ORONO, Maine — The governor’s name was not mentioned Monday during the 15th annual Martin Luther King Jr. Breakfast held at the University of Maine. But Gov. Paul LePage’s “kiss my butt” remark — directed in part last week at the Maine chapter of the NAACP — was alluded to by nearly every speaker.
The theme that emerged as one speaker followed another blended King’s commitment to nonviolence with the need for respectful debate rather than name-calling in politics.
Several speakers cited President Barack Obama’s call last week for civility in political discourse in the wake of the shootings in Tucson, Ariz.
“Native people and all people of color share a similar history,” Kirk Francis, tribal chief of the Penobscot Indian Nation, told the crowd of more than 300 at Monday’s breakfast. “Acts of kindness get us over a lot of these issues.”
The event and the keynote speaker, Imam Johari Abdul-Malik of Falls Church, Va., drew more than two dozen members of the Muslim community based at the Islamic Center of Maine, located near the university. The center was listed as a contributor on the program for the breakfast.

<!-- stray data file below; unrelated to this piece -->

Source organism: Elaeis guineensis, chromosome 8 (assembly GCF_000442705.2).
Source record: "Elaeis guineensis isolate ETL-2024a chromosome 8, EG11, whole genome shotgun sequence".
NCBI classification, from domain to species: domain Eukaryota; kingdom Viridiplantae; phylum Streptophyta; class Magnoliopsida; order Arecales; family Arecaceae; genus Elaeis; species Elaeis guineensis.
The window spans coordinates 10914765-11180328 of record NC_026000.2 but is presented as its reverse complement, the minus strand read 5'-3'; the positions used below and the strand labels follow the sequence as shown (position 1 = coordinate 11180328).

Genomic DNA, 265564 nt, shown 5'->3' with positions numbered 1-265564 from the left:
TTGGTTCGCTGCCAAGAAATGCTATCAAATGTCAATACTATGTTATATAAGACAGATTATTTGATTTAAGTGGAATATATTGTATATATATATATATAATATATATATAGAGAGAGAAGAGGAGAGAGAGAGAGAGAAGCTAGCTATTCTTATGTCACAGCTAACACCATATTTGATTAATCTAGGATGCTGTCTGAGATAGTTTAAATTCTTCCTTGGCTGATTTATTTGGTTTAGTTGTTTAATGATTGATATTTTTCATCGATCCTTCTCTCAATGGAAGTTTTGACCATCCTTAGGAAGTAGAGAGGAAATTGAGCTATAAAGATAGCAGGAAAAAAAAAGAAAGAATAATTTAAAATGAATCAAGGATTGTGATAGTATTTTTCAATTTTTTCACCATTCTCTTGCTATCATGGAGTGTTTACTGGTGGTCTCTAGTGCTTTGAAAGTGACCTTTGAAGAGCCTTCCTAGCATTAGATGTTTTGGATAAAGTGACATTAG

Because of the mosque’s community outreach efforts, an average of three events a week — some with local church groups, others with health care organizations — are held with Muslims, said Jenan Jondy, outreach coordinator for the center.
The imam, who was the first Muslim to work as an American college chaplain when he was hired for that position at Howard University in Washington, is well-known for his interfaith work in the nation’s capital.
Abdul-Malik, who was raised in the Episcopal Church in Brooklyn, N.Y., but spent his summer vacations in a Southern Pentecostal church, converted to Islam in graduate school. His speech Monday wove verses from the Quran and stories of Moses and Jesus in and around quotes from King’s speeches. The imam challenged those at the breakfast to follow King’s “prophetic vision.”
“I have some news for you,” Abdul-Malik said. “We live in some critical times. If Martin Luther King didn’t live in critical times, we would not have heard of him.”
The imam urged people at the breakfast to follow King’s example of seeking change through nonviolence and civility. He was joined in that call by other speakers.
“As we go forth from this place, may we always strive to speak words that build up, that give hope and that dispel hate,” the Rev. William Labbe, pastor of Catholic churches in Orono, Old Town, Indian Island and Bradley, prayed in the benediction. “May our words always be spoken with profound respect for the other. May our words acknowledge the dignity of all people, the value of diversity, and the importance of civility.”